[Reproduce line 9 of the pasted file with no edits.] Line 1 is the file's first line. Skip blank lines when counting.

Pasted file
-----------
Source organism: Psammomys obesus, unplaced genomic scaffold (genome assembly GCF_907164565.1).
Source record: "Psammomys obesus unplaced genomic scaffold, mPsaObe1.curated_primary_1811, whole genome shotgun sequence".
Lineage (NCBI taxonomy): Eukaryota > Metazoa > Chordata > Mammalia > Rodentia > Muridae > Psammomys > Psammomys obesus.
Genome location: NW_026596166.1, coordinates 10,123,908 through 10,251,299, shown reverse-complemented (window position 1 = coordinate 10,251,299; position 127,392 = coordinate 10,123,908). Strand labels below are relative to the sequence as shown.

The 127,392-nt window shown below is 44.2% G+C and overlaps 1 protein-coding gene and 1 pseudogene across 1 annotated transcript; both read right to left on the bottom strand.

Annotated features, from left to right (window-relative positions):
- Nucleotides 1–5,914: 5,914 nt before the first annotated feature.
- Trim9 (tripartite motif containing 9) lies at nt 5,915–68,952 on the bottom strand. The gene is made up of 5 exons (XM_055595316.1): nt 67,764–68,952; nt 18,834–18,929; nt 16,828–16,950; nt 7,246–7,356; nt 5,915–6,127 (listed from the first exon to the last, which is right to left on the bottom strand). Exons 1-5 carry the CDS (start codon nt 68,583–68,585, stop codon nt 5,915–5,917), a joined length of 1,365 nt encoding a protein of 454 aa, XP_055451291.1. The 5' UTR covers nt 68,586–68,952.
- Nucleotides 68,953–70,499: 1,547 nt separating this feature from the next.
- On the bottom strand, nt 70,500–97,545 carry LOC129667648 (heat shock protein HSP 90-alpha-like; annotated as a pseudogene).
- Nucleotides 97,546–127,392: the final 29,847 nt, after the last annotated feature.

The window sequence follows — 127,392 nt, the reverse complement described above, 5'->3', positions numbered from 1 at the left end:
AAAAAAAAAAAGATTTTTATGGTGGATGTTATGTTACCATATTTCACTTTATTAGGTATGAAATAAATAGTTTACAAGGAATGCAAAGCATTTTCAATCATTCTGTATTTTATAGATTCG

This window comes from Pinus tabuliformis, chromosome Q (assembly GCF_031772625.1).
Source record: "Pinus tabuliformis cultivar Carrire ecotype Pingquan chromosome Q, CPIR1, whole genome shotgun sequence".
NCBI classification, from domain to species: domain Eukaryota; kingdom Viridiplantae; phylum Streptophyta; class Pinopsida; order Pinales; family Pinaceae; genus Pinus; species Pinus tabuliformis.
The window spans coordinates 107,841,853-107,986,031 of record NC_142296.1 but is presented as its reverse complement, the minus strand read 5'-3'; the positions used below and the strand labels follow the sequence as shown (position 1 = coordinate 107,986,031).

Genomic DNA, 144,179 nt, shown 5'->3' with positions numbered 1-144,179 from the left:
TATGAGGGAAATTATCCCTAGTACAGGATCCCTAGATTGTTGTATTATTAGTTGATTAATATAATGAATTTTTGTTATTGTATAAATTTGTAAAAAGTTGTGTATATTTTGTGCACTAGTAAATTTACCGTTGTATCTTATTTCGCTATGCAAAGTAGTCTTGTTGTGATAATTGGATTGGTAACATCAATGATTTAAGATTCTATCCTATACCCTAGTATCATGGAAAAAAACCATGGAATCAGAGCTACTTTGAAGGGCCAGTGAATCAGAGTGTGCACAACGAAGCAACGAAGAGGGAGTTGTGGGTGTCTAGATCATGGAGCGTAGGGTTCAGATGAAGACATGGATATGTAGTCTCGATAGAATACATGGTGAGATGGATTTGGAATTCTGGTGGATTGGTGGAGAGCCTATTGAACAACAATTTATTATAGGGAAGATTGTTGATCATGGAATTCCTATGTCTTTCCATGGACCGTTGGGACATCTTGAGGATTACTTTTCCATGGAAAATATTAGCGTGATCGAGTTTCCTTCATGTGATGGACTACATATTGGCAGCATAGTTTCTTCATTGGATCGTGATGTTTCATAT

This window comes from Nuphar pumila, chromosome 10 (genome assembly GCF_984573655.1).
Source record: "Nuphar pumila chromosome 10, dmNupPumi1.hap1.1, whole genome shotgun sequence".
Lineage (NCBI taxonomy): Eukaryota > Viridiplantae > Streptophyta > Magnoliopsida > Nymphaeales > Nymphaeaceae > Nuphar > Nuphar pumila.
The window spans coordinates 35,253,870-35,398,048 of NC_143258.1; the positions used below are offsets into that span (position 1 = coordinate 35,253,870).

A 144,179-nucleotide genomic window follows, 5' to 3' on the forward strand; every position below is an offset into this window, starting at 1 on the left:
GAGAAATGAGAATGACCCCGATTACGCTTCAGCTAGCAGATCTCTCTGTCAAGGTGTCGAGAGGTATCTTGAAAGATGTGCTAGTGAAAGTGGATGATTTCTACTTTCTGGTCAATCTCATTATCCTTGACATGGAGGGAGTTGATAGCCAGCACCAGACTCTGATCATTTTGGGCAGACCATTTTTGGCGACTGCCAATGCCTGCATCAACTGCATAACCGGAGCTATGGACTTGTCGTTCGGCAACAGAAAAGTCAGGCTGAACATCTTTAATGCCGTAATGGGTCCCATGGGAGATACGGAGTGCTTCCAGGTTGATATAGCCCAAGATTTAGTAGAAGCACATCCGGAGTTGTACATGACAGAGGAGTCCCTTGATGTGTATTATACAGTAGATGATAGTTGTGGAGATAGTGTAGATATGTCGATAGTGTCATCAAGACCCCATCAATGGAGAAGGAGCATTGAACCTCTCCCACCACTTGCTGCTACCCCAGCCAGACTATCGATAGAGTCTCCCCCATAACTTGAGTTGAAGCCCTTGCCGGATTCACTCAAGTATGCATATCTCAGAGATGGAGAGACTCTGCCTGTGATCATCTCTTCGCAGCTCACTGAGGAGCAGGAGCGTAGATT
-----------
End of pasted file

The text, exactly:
- Nucleotides 68,953–70,499: 1,547 nt separating this feature from the next.